|Teaching method||Contact hours|
|Course coordinator(s)||dr. ir. A Schouten|
|Lecturer(s)||dr. JAL van Kan|
|dr. RA Weusthuis|
|prof. dr. TW Kuyper|
|dr. ir. GHJ Kema|
|dr. ir. MHAJ Joosten|
|prof. dr. ir. FPM Govers|
|dr. DK Aanen|
|dr. AF van Peer|
|Examiner(s)||dr. ir. A Schouten|
Language of instruction:
Assumed knowledge on:
The basics of fungal biology as provided in basic courses in the B1 and B2 phases of the BSc Study Programmes BBI, BBN, BBT, BLT, BML and BPW.
PHP-30806 Molecular Aspects of Bio-interactions; ENT-30306 Ecological Aspects of Bio-interactions; MIB-30806 Applied Molecular Microbiology; PHP-30306 Plant-Microbe Interactions; Thesis in Phytopathology, Genetics, Food Microbiology, Nature Conservation and Plant Ecology a.o.
Note: This course has a maximum number of participants.
The deadline for registration is one week earlier than usual. See Academic Year:
https://www.wur.nl/en/Education-Programmes/Current-Students/Agenda-Calendar-Academic-Year.htm->Registration for Courses
The course features the exciting world of the Fungal Kingdom and focuses on the impact that fungi have on society, ecosystems and biology. Fungi have numerous beneficial effects and uses, but can also be harmful or even deadly. They can be consumed (mushrooms) but also cause diseases on plants (e.g. Dutch elm disease) and humans (e.g. Cryptococcosis). They can produce useful compounds such as antibiotics, but also toxic and hallucinogenic compounds such as alcohol or LSD. Higher fungi have cultural value as they are an integral part of nature and beloved by humans. Lectures covering various aspects of fungal biology and the use of fungi are given by experts in diverse disciplines. In a laboratory practical, fungi from different environments are cultured and characterized based on morphological and molecular identification.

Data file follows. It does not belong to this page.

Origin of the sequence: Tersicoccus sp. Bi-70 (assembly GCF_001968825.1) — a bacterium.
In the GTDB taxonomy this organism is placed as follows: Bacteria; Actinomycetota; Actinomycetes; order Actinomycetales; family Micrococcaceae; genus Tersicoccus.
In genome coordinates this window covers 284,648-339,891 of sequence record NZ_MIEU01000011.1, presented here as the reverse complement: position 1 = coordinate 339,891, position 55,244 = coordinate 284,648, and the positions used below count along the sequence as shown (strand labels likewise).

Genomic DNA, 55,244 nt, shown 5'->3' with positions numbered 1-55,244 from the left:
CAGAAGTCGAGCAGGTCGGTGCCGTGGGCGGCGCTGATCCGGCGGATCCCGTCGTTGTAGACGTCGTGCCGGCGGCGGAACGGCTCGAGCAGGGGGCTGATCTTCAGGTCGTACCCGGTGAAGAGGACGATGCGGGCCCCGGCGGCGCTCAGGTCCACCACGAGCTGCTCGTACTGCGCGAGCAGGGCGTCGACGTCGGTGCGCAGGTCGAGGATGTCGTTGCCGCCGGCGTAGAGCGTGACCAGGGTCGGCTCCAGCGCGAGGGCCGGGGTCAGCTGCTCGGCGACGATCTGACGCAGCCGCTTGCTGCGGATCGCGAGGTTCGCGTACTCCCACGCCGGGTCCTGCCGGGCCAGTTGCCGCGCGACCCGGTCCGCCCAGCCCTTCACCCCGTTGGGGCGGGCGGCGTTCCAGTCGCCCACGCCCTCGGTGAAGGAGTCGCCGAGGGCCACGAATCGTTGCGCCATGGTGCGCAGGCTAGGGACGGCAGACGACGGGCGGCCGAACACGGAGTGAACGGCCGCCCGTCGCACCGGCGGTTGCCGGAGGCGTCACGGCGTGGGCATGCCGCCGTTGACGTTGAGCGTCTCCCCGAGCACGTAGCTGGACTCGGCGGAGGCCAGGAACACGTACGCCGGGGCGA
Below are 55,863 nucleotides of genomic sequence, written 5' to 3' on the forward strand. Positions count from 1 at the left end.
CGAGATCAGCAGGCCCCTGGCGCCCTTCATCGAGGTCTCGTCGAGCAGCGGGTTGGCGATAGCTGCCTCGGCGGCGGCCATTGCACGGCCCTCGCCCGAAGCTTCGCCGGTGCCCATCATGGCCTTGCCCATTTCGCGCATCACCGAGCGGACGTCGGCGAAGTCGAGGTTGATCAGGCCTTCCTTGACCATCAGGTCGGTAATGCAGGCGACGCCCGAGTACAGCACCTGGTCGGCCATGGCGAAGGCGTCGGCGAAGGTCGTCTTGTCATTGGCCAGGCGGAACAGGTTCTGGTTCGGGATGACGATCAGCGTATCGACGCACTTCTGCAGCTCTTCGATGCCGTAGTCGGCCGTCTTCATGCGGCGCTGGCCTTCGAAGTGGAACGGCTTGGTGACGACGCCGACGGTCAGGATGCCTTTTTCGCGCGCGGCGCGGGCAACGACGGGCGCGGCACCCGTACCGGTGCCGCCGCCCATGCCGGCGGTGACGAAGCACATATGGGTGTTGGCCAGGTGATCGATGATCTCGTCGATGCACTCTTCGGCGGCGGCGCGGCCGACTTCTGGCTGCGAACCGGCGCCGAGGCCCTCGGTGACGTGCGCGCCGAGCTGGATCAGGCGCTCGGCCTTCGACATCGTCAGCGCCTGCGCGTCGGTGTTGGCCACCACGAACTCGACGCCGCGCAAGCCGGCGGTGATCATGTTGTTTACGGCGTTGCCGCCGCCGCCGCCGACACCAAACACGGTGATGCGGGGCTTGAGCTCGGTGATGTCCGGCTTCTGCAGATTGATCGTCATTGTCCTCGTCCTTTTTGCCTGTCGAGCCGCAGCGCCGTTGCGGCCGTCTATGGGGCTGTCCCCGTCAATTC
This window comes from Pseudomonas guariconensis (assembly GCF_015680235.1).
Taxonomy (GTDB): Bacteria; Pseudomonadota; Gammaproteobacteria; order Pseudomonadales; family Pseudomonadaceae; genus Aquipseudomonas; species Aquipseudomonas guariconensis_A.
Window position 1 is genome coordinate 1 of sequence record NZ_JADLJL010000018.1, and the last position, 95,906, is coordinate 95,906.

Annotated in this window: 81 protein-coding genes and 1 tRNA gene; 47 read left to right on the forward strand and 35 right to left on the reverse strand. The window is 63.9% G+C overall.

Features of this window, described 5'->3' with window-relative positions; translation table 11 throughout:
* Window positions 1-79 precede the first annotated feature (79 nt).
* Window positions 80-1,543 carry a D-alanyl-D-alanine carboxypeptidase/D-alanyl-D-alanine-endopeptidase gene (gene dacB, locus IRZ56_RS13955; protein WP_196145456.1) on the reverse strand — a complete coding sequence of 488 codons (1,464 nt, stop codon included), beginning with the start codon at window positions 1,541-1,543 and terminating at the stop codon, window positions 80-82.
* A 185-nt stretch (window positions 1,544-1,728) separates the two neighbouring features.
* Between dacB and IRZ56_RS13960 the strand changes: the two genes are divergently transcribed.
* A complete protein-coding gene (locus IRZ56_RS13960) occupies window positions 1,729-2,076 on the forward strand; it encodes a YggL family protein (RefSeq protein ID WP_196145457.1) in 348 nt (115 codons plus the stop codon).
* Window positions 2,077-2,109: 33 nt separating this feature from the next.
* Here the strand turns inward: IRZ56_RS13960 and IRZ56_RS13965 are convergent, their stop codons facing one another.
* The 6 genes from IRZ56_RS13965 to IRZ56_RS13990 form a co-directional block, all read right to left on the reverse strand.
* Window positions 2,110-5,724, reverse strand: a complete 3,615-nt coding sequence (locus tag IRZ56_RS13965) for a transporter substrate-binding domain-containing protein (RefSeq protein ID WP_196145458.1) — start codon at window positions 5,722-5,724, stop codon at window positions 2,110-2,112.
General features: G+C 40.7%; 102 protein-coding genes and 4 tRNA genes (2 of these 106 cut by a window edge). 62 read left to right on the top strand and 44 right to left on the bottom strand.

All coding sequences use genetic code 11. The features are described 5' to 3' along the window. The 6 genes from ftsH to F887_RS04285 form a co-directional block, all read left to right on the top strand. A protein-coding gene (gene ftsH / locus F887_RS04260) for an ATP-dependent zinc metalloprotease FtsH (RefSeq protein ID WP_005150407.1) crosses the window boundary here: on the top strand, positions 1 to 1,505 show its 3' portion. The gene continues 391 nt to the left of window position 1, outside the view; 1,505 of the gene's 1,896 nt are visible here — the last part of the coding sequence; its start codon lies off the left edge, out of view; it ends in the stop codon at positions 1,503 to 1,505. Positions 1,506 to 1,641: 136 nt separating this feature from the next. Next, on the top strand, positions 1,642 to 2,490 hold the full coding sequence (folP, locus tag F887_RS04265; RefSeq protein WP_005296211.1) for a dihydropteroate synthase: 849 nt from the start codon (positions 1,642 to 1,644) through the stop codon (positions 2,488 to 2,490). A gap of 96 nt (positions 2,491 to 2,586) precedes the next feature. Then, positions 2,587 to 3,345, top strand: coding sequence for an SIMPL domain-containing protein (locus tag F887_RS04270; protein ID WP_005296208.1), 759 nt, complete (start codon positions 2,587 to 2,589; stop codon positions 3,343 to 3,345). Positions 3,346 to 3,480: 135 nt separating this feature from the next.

After successful completion of this course students are expected to be able to:
- illustrate the impact of fungi on contemporary societies;
- develop scientific concepts and methodology using examples from the Kingdom Fungi;
- provide a perspective on fungal adaptations to their ecological niches, their interactions with other organisms and the environment;
- distinguish important groups of fungi;
- apply basic laboratory techniques for isolation, cultivation and identification of fungi.
- literature and case study;
- laboratory experiments.
- written essay (based on a case study);
- essay defence (based on a presentation).
The book “Magical mushrooms, mischievous molds: the remarkable story of the fungus kingdom and its impact on human affairs” (Hudler, G.W. (1998). Princeton, US: Princeton University Press. 248p) describes most of the basic knowledge, and it is recommended literature for this course. Other reading material is provided on Blackboard.